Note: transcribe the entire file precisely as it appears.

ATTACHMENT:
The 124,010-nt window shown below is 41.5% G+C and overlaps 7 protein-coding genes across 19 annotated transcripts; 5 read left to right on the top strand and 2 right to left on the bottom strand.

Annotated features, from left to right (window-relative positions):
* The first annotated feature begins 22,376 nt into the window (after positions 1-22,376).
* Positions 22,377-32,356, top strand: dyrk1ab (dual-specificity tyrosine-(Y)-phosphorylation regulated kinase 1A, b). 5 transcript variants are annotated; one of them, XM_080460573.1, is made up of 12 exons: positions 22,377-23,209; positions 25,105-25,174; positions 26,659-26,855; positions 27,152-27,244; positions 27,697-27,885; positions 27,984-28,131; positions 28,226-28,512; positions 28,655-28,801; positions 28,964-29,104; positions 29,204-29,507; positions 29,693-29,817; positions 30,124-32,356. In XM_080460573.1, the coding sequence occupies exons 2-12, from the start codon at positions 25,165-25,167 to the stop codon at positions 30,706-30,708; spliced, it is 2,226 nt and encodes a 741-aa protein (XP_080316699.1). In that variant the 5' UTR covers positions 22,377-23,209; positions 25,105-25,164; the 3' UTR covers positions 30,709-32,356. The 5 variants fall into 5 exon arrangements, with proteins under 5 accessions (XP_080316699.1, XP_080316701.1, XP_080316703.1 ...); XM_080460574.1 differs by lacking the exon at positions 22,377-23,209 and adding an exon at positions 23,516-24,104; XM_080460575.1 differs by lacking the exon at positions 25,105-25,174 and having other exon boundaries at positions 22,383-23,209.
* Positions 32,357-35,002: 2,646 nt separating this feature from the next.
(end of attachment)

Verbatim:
The 124,010-nt window shown below is 41.5% G+C and overlaps 7 protein-coding genes across 19 annotated transcripts; 5 read left to right on the top strand and 2 right to left on the bottom strand.

Annotated features, from left to right (window-relative positions):
* The first annotated feature begins 22,376 nt into the window (after positions 1-22,376).
* Positions 22,377-32,356, top strand: dyrk1ab (dual-specificity tyrosine-(Y)-phosphorylation regulated kinase 1A, b). 5 transcript variants are annotated; one of them, XM_080460573.1, is made up of 12 exons: positions 22,377-23,209; positions 25,105-25,174; positions 26,659-26,855; positions 27,152-27,244; positions 27,697-27,885; positions 27,984-28,131; positions 28,226-28,512; positions 28,655-28,801; positions 28,964-29,104; positions 29,204-29,507; positions 29,693-29,817; positions 30,124-32,356. In XM_080460573.1, the coding sequence occupies exons 2-12, from the start codon at positions 25,165-25,167 to the stop codon at positions 30,706-30,708; spliced, it is 2,226 nt and encodes a 741-aa protein (XP_080316699.1). In that variant the 5' UTR covers positions 22,377-23,209; positions 25,105-25,164; the 3' UTR covers positions 30,709-32,356. The 5 variants fall into 5 exon arrangements, with proteins under 5 accessions (XP_080316699.1, XP_080316701.1, XP_080316703.1 ...); XM_080460574.1 differs by lacking the exon at positions 22,377-23,209 and adding an exon at positions 23,516-24,104; XM_080460575.1 differs by lacking the exon at positions 25,105-25,174 and having other exon boundaries at positions 22,383-23,209.
* Positions 32,357-35,002: 2,646 nt separating this feature from the next.